The Relationship Between Poor Hearing And Poor Memory

The Relationship Between Poor Hearing And Poor MemoryYou may be surprised to learn that about 15% of American adults suffer from some form of hearing loss according to the National Institutes of Health (NIH). One of the things that play a major role here is age. It is estimated that about one-quarter of American seniors who are between the ages of 65 – 74 and half of the American seniors who are over the age of 75 face some form of hearing decline. This in comparison to the approximately one-third of seniors who are suffering from hearing loss throughout the world today.

How Research Weighs in on Hearing Decline

Rodolfo Sardone from the NIH and Italy’s University of Bari recently conducted a new research study in which he and his team took a look at the link between hearing loss and memory issues (especially mild cognitive impairment or MCI) in approximately 75-years-old patients. This study was entitled The Great Age Study and its results are to be presented at the American Academy of Neurology’s 70th annual meeting. This is to be held in April in Los Angeles, CA.

In this study, 1,600 patients participated – some with MCI, some without. This is why it’s important to understand that MCI is a type of memory loss that’s noticeable. However, doctors say that it isn’t significant enough to have a big impact on daily living. Unfortunately, researchers estimate that approximately 15 – 20% of those who are age 65 and older will likely develop MCI. This means that they’re also at an increased risk of developing Alzheimer’s disease.

In this study, both peripheral and central hearing decline were reviewed. The difference here is that with peripheral hearing loss you experience problems with the inner ear and its nerves whereas with central hearing loss the brain’s central processing capabilities are affected.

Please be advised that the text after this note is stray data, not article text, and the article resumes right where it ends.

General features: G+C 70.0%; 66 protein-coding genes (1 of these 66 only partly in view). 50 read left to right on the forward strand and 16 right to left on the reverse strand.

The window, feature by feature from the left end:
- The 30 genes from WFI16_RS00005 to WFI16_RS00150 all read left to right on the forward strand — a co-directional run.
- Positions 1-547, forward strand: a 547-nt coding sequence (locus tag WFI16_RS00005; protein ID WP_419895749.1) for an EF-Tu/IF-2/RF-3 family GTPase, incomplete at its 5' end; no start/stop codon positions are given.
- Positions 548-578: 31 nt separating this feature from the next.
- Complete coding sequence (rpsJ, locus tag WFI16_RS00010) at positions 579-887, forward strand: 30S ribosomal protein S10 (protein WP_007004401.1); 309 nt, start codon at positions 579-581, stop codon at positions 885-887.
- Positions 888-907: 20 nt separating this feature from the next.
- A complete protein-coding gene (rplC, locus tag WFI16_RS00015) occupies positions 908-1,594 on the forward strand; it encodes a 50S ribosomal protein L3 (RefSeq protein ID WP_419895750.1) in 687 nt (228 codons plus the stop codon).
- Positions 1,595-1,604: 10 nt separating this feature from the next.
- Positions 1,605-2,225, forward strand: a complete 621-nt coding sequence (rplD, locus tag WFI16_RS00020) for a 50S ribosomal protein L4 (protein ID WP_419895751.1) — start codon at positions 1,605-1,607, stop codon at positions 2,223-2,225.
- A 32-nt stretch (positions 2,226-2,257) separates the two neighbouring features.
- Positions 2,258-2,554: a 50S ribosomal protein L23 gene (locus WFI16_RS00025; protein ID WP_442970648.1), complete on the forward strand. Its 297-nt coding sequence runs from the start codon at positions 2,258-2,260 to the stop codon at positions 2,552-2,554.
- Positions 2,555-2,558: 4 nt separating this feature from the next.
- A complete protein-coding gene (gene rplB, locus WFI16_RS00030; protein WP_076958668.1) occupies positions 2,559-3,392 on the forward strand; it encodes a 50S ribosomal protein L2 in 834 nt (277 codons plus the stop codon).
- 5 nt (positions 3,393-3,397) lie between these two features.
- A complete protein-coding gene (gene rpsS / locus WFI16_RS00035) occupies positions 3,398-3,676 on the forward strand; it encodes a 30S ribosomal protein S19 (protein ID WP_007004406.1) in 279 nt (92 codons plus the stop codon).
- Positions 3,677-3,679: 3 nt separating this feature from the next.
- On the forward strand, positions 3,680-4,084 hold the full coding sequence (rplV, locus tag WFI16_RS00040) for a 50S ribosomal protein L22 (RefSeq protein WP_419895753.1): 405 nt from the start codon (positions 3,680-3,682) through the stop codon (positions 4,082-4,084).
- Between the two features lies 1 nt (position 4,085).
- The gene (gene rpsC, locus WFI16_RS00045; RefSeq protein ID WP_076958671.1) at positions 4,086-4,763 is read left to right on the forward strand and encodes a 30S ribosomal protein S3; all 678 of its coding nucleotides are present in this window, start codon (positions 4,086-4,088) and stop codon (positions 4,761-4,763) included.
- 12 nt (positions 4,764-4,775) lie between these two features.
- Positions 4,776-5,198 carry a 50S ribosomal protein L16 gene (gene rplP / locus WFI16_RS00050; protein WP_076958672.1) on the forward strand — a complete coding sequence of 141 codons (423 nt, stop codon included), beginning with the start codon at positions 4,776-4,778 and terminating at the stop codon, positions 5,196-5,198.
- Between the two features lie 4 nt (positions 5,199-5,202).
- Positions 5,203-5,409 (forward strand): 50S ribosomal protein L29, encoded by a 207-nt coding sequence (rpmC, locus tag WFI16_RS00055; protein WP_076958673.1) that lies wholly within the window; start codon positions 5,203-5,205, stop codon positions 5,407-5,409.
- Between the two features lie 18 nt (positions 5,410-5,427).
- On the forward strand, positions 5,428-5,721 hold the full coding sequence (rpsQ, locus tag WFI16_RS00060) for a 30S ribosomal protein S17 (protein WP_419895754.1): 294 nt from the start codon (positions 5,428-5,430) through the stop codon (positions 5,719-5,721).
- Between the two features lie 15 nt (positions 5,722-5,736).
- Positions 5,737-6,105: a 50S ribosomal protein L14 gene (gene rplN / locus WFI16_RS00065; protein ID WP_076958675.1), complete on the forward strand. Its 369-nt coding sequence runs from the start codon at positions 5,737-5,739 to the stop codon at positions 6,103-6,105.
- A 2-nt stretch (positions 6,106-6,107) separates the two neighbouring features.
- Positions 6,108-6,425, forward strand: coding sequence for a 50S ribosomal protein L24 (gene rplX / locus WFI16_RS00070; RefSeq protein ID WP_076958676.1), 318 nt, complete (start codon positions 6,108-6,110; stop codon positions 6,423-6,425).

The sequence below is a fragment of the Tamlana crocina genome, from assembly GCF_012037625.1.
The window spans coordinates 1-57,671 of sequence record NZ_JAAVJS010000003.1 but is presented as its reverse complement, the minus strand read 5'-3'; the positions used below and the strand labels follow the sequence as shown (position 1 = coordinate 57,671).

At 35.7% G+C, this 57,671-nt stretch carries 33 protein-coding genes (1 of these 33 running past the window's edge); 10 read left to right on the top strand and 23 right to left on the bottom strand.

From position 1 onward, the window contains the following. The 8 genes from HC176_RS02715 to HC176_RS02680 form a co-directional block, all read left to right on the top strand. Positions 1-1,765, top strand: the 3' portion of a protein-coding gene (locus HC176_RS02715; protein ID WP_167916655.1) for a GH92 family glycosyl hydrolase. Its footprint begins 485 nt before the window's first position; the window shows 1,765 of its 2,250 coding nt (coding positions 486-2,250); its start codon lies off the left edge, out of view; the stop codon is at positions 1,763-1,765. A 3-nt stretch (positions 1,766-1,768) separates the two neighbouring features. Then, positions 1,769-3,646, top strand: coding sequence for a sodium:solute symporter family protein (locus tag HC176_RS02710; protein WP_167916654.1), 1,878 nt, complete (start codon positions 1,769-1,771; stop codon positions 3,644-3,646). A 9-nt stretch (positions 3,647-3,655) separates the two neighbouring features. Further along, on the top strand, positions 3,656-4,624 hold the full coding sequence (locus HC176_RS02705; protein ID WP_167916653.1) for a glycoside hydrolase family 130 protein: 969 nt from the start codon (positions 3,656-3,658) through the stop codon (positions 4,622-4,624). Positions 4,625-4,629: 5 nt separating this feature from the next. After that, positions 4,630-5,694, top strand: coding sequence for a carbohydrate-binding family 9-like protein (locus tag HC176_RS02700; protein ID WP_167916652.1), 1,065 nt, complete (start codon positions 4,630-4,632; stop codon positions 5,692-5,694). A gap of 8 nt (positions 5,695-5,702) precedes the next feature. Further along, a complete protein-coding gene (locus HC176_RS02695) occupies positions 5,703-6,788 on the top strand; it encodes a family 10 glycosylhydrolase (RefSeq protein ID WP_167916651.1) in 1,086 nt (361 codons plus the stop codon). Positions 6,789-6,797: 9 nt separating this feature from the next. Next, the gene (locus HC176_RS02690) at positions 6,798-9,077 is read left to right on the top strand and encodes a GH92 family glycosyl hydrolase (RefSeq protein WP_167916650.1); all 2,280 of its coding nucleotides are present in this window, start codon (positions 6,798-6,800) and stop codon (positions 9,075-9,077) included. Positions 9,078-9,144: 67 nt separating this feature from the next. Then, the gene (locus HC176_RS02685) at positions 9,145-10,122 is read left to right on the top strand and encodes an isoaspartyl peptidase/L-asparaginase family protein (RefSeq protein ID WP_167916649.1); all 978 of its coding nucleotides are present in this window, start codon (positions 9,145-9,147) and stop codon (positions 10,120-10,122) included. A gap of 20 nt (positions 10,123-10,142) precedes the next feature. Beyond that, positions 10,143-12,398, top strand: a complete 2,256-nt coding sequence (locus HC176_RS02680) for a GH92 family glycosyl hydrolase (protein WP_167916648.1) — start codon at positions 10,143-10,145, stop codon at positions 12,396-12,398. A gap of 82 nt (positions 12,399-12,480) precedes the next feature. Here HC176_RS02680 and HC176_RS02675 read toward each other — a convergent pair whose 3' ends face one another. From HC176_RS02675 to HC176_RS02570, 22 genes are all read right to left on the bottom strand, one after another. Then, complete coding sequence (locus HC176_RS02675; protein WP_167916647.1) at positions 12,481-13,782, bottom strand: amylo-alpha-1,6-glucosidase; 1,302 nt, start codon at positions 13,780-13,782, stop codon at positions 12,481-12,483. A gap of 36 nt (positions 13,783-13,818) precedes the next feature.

The Risk of MCI may be Doubled by a Hearing Decline

One of the things that Sardone and his colleagues did in this study was to have the participants undergo a series of hearing tests. These participants also had their memory and reasoning tested.

Through these series of tests, it was discovered that approximately 25% of the participants suffered from some type of peripheral decline while another 12% suffered from central decline. The well-established Peterson criteria were then used to determine that about 33% of these participants were suffering from memory issues, in particular MCI. It was further established that people who suffered from central hearing decline were twice as likely to develop MCI when compared to those who didn’t have any hearing issues.

Of the 192 people who were suffering from some form of hearing loss, 144 also had memory issues (approximately 75%). This is staggering when compared to the 609 people whose hearing was intact and of which only 60% (365 people) had MCI.

Understanding the Results

What these preliminary results suggest is that a loss of central hearing may share similarities to the progressive loss of brain cell function that also happens when you’re faced with cognitive decline. This is different from when you suffer a loss in peripheral hearing which results in sensory deprivation.

In other words, it’s a problem that has to do with perception. This isn’t something that earlier studies have ever taken the time to consider though. Nevertheless, Sardone recommends that people over the age of 65 who have issues with their hearing and their memory should be given such tests. Of course, further research should still e done.

If you feel yourself suffering from some sort of hearing decline you should contact Countryside Hearing Aid Services in Clearwater, FL before you start having memory issues too.

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